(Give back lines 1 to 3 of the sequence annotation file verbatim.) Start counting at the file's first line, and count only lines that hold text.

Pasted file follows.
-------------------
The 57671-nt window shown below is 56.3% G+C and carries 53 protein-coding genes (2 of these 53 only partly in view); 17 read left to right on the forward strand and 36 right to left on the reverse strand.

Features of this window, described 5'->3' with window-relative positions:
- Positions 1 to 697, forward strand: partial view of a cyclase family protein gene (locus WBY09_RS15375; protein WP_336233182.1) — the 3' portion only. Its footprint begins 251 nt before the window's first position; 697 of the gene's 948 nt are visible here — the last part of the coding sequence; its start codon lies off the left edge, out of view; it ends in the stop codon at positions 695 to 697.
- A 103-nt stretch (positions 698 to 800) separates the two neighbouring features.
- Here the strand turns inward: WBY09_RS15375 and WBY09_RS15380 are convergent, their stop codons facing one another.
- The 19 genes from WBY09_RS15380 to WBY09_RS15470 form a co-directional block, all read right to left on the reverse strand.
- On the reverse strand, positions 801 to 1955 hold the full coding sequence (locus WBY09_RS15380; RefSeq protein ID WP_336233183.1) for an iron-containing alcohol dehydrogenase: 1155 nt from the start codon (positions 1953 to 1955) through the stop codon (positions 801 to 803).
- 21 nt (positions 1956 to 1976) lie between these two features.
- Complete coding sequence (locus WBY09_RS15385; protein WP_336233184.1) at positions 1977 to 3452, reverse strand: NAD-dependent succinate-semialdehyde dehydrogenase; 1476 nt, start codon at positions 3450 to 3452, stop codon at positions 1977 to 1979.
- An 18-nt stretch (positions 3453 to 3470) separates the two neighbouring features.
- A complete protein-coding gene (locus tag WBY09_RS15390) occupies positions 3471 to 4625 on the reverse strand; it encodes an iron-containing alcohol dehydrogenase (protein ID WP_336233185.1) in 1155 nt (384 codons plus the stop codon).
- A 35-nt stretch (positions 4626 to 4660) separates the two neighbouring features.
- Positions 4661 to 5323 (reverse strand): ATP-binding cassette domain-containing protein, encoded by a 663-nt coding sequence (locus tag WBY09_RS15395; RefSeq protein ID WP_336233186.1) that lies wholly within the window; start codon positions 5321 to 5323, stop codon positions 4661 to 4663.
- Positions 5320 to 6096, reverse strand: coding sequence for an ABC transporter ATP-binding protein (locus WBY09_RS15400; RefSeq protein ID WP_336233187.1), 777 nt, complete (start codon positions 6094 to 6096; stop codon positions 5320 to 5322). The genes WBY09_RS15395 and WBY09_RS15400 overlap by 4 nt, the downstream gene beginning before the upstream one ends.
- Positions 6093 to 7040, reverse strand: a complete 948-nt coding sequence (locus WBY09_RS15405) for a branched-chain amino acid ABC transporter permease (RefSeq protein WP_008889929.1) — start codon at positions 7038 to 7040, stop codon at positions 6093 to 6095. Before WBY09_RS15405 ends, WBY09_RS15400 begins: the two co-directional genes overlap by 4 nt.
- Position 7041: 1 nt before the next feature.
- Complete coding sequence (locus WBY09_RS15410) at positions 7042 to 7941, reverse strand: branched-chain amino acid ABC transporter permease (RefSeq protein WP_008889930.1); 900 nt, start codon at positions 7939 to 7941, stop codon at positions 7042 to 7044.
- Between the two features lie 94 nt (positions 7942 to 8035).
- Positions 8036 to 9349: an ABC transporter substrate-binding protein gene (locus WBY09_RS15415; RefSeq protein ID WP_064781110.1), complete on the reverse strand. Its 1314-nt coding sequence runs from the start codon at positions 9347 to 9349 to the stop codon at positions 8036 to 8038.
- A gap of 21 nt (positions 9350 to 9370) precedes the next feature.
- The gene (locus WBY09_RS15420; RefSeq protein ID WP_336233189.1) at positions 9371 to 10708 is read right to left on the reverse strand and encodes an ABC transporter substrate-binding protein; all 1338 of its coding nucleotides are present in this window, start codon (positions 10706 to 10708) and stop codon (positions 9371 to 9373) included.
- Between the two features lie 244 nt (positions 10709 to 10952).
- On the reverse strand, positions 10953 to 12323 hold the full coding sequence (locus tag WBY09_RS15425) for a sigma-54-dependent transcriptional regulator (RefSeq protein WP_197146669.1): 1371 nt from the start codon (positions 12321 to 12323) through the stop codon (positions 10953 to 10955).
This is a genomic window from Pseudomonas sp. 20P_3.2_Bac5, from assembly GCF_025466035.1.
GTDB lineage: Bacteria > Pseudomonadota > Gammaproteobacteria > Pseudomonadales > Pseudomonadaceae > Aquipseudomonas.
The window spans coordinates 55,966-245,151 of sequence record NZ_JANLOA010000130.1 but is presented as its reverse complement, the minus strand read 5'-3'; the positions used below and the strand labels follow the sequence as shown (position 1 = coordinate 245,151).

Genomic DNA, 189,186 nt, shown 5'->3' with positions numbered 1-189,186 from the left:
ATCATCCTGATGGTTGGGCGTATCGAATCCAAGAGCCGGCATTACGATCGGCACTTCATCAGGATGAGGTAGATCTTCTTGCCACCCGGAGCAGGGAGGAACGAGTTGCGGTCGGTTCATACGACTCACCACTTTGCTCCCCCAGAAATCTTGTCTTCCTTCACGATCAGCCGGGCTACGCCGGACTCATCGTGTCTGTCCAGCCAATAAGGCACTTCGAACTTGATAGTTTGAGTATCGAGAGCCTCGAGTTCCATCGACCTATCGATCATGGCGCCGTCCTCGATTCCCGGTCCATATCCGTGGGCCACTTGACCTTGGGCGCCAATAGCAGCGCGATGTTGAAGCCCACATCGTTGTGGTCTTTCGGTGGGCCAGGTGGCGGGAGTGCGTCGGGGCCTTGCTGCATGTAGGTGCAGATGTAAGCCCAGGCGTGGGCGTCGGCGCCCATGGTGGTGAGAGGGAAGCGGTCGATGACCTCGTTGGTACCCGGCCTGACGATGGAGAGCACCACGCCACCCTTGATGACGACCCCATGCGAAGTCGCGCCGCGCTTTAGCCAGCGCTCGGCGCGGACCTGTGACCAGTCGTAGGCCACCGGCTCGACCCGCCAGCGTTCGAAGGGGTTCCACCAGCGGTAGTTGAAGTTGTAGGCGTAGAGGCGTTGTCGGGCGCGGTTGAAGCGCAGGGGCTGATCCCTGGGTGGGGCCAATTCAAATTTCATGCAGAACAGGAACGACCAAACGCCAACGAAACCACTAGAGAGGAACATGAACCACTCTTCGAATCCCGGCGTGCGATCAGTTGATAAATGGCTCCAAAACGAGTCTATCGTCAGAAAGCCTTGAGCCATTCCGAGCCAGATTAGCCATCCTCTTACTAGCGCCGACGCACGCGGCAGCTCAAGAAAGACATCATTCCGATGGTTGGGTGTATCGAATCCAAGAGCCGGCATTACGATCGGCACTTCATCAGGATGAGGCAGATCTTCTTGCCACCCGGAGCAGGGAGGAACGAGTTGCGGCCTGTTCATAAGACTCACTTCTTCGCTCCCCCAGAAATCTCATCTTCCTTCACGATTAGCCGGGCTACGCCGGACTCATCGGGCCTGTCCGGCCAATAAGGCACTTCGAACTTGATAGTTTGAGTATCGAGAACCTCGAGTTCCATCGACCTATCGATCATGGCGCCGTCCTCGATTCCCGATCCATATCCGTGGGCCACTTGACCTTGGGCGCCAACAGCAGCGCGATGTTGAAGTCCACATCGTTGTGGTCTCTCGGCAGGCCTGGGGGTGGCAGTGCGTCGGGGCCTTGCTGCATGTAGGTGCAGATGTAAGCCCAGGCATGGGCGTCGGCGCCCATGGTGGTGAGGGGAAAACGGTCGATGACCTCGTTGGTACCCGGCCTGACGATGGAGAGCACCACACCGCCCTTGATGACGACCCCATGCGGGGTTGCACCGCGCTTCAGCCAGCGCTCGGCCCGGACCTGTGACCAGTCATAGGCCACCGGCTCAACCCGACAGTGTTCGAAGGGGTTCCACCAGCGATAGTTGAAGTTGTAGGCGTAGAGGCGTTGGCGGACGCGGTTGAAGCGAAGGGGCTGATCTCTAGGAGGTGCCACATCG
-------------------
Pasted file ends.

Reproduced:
The 57671-nt window shown below is 56.3% G+C and carries 53 protein-coding genes (2 of these 53 only partly in view); 17 read left to right on the forward strand and 36 right to left on the reverse strand.

Features of this window, described 5'->3' with window-relative positions:
- Positions 1 to 697, forward strand: partial view of a cyclase family protein gene (locus WBY09_RS15375; protein WP_336233182.1) — the 3' portion only. Its footprint begins 251 nt before the window's first position; 697 of the gene's 948 nt are visible here — the last part of the coding sequence; its start codon lies off the left edge, out of view; it ends in the stop codon at positions 695 to 697.